11 of the Most Iconic Cars from Classic Movies

PUBLISHED ON May 10, 2019

This past week, the Petersen Automotive Museum in Los Angeles, the nation’s premier institutional showcase for cars and car culture, opened a new exhibition that features more than 50 custom vehicles from some of the most famous action and speculative fiction epics of the past half century. These cars resonate in our memories not only for their cool and iconic features—the ability to roar, fly, talk, shoot, tumble, follow directions, and come to the rescue—but also for the profound levels of imagination and joy that designers put into creating and customizing them.

When they appear on-screen, they are not just props but full-fledged movie stars in their own right. AD perused the exhibit and selected 11 of our favorites. Some are obvious, some are obscure, but all are well worth knowing, and demonstrate that Hollywood casting entails more than just choosing the right actor.

1955 Lincoln Futura—Batman

There have been literally dozens of Batmobiles in the hundreds of Batman shows, cartoons, comic books, graphic novels, and movies. But legendary car customizer George Barris designed what is indisputably the most iconic of them all when he blacked out an aging Lincoln concept, gave it a turbine motor, and rimmed the whole thing in cerise lipstick. (Designer: George Barris)

1966 AMT Piranha—The Man from U.N.C.L.E.

Automotive polymer supplier Marbon Chemicals wanted to demonstrate how versatile their core product could be, so they designed a handful of vehicles constructed mainly of plastic. One of these—lengthened to fit more secret-agent doodads—became the chariot of choice for this highly regarded 1960s NBC spy TV show. (Designer: Gene Winfield)

1966 Chrysler Imperial—The Green Hornet

It would be difficult to find a more imperious representation of midcentury American automotive dominance than Chrysler’s top-of-the-line Imperial. Decked out in black paint with signature green trim, it makes the perfect ride for a vigilante crimefighter and his martial artist chauffeur/sidekick, Kato, played by Bruce Lee. (Designer: Dean Jeffries)

1967 VW Beetle—Bumblebee

The Transformers aren’t just robots in disguise, they’re robots in disguise as cars, buses, and vans—making the franchise one of the few movies in which vehicles are the literal stars of the movie. And what better disguise than an innocent, and previously ubiquitous, VW Beetle? (Designer: Hasbro)

1969 M-505 Adams Brothers Probe 16—A Clockwork Orange

This swoopy, futuristic car won a conceptual design award at the London Motor Show, making it an ideal choice for Alex and his band of predatory Droogs in Stanley Kubrick’s nihilistic vision of a dystopian near-future England.(Designer: Dennis & Peter Adams)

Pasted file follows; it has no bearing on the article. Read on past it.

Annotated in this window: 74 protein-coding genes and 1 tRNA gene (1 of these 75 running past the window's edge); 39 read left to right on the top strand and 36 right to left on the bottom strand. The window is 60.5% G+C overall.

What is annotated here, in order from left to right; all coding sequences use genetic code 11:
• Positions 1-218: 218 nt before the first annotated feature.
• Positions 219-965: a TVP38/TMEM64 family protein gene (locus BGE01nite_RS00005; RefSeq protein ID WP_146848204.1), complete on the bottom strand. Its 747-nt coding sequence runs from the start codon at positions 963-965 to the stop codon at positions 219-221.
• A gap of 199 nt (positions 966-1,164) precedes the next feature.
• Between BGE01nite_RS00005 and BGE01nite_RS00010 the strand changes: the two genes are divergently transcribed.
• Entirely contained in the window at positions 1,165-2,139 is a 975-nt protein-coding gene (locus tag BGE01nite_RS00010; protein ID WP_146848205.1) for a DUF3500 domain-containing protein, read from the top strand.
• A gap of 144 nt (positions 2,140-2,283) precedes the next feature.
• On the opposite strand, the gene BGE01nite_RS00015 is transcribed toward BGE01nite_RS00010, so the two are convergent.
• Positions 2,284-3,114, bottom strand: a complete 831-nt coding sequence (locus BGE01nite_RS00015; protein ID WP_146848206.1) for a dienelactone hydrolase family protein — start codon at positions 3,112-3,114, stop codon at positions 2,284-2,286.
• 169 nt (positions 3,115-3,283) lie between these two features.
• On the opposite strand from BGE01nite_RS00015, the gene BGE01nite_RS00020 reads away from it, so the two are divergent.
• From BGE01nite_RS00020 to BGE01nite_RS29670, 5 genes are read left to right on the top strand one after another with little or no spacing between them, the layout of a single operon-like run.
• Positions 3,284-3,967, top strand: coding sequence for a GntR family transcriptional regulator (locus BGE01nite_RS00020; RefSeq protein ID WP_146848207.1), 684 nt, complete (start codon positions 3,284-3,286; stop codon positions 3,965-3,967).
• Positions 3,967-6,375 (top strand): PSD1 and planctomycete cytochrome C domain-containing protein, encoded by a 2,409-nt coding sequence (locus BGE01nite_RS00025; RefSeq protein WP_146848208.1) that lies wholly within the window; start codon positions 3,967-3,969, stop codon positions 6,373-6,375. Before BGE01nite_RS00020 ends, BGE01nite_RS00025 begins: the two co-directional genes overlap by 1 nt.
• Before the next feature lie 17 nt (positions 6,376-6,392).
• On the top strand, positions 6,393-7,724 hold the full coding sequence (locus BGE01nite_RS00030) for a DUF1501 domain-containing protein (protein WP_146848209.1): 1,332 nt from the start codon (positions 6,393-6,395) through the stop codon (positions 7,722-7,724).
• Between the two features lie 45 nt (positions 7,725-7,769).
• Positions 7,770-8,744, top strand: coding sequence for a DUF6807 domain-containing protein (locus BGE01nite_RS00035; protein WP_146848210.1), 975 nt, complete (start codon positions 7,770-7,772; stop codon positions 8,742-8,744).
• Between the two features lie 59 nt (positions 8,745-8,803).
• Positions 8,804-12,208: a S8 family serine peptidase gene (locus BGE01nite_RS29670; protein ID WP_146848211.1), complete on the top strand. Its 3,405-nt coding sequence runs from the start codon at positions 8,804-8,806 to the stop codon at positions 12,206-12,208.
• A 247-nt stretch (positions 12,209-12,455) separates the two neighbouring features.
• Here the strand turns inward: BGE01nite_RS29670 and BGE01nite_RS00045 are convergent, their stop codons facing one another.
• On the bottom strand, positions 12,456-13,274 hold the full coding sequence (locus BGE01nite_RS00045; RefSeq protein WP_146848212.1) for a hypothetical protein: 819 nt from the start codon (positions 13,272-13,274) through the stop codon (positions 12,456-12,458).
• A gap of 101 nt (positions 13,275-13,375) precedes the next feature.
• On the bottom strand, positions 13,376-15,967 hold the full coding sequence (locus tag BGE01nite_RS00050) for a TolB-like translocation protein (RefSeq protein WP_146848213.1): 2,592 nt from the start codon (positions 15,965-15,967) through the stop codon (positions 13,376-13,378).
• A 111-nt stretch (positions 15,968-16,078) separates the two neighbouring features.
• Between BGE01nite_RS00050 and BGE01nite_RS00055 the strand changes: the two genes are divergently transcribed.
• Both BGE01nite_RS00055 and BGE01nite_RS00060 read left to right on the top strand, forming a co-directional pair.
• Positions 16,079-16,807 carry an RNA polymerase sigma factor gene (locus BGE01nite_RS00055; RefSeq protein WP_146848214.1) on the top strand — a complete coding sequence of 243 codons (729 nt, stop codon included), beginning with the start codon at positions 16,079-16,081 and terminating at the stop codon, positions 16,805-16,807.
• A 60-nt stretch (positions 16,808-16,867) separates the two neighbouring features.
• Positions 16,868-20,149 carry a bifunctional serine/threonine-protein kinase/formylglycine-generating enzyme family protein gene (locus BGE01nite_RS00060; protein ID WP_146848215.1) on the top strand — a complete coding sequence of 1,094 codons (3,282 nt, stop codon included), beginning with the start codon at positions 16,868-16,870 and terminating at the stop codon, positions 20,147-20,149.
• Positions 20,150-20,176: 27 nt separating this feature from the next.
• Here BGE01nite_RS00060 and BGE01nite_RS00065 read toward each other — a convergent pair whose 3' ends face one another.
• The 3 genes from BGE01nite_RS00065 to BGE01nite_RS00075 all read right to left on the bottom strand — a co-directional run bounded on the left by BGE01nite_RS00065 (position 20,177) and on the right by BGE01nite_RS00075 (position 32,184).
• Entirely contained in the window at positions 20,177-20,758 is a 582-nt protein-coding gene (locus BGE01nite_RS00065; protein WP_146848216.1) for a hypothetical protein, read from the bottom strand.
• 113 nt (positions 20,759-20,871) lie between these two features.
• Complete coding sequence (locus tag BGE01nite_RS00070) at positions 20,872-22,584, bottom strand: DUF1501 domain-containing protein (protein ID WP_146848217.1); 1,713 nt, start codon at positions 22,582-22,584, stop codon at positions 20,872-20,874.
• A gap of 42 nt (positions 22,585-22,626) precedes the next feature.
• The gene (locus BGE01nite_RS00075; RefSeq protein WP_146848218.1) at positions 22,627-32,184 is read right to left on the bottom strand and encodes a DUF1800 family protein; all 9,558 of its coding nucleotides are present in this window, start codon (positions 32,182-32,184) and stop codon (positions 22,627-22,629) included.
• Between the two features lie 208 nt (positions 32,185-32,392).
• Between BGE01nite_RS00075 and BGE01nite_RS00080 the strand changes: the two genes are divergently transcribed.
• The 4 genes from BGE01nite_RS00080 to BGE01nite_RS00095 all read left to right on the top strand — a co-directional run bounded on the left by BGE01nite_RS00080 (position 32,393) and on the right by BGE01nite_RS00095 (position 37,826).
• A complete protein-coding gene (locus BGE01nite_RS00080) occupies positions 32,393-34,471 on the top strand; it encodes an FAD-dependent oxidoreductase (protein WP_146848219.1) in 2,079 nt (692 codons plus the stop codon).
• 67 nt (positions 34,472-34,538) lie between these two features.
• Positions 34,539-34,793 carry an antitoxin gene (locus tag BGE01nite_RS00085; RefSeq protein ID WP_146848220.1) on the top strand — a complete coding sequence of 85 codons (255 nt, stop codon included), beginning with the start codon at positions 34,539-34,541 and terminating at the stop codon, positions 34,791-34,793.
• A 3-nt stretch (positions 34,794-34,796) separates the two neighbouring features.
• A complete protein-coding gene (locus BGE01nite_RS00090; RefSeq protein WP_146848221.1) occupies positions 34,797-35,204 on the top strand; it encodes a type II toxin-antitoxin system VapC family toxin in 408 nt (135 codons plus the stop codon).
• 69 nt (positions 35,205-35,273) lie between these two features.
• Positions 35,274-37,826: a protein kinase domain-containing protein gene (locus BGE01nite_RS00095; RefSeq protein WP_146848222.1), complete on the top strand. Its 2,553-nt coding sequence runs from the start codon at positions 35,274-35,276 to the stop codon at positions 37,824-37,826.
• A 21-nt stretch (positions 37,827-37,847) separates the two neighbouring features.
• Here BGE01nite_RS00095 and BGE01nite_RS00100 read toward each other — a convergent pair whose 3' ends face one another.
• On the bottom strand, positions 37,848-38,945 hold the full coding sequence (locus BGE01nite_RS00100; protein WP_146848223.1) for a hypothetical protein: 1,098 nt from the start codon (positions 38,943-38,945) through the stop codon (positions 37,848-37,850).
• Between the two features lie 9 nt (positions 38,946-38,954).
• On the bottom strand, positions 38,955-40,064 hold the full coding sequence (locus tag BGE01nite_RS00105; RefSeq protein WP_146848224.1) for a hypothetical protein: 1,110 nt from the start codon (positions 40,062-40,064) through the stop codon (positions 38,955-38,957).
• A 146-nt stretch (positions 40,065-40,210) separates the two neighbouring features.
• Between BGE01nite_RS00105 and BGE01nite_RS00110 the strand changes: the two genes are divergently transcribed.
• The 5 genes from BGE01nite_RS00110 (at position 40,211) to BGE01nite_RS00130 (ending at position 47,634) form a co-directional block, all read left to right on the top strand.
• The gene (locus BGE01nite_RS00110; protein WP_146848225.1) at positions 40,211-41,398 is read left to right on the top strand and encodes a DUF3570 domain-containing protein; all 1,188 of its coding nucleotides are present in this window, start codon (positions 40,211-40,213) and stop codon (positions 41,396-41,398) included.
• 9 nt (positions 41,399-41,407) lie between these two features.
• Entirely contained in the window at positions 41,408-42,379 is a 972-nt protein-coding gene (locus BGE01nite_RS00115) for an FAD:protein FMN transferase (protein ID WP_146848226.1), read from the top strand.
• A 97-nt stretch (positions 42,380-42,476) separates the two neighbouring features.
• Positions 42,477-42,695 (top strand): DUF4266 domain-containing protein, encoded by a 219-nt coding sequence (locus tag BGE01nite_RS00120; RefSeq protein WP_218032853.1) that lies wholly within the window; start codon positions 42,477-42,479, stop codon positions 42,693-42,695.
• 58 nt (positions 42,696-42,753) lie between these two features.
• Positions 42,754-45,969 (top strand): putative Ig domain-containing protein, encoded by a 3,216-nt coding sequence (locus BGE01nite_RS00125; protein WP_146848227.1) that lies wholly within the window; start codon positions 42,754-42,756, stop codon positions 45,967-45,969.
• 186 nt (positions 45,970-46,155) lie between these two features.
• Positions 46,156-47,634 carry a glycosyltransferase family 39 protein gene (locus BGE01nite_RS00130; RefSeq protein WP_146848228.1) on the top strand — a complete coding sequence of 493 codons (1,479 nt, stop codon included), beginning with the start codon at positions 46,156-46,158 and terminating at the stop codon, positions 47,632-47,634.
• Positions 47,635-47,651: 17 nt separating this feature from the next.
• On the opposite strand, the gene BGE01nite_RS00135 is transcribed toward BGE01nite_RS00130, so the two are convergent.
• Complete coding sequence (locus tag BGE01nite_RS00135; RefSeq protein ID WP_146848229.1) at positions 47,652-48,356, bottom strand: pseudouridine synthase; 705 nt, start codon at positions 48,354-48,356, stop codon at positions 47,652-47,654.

1972 VW Beetle—Blade Runner

This bounty hunter-mobile is known as “Deckard’s Sedan,” named for the star character played by Harrison Ford. Just a lowly VW Bug underneath, it was transformed by renowned neofuturistic designer Syd Mead (Aliens, Tron, Strange Days) into this ruin masterpiece, a descriptor that could be applied to everything in this beautifully sad cult film. (Designer: Syd Mead)

1973 Ford Falcon XB GT Coupe—Mad Max Fury Road

The original Mel Gibson Mad Max movies were set in a postapocalyptic Australia, where this unique (and customized) home-market version of the Falcon was produced. Though the Tom Hardy/Charlize Theron reboot had a different plot, the use of this same vehicle was a heritage callback that links the films. (Designer: Peter Pound)

1977 Oldsmobile Cutlass Supreme—Robocop

Padded, disguised, and given a lavish interior makeover that included reclining rear seats, this domestic ’70s land yacht was transformed into the 2043 Omni Consumer Products 6000 SUX. The car is a wretched commentary on overconsumption, ideal for fat-cat targets in Paul Verhoeven’s brilliant, darkly violent satire. (Designer: Gene Winfield)

1981 DeLorean—Back to the Future

The DeLorean was the failed vanity project of superstar auto executive and playboy John DeLorean. But it found its greatest fame in the Back to the Future trilogy, where it transported Marty and Doc through a century—and beyond—as a time machine. (Designer: Ron Cobb & Andrew Probert)

1992 Ford Explorer XLT—Jurrasic Park

Long before the 21st-century revival of the electric car, the evil geneticists at this dinosaur clone amusement park thought it would be cool for visitors to tour around their not-at-all dangerous island in battery-powered SUVs. (Designer: Universal Studios.)

2002 Cadillac Cien—The Island

In this futuristic thriller, Ewan McGregor is happy, until he discovers that his real reason for existing is to act as an organ farm for the ultrawealthy man who cloned him. When the cloned twins plot their escape, they do so in this radical ultra-potent V12 Cadillac, designed to celebrate the brand’s 100th anniversary. (Designer: Simon Cox)

Source: Architectural Digest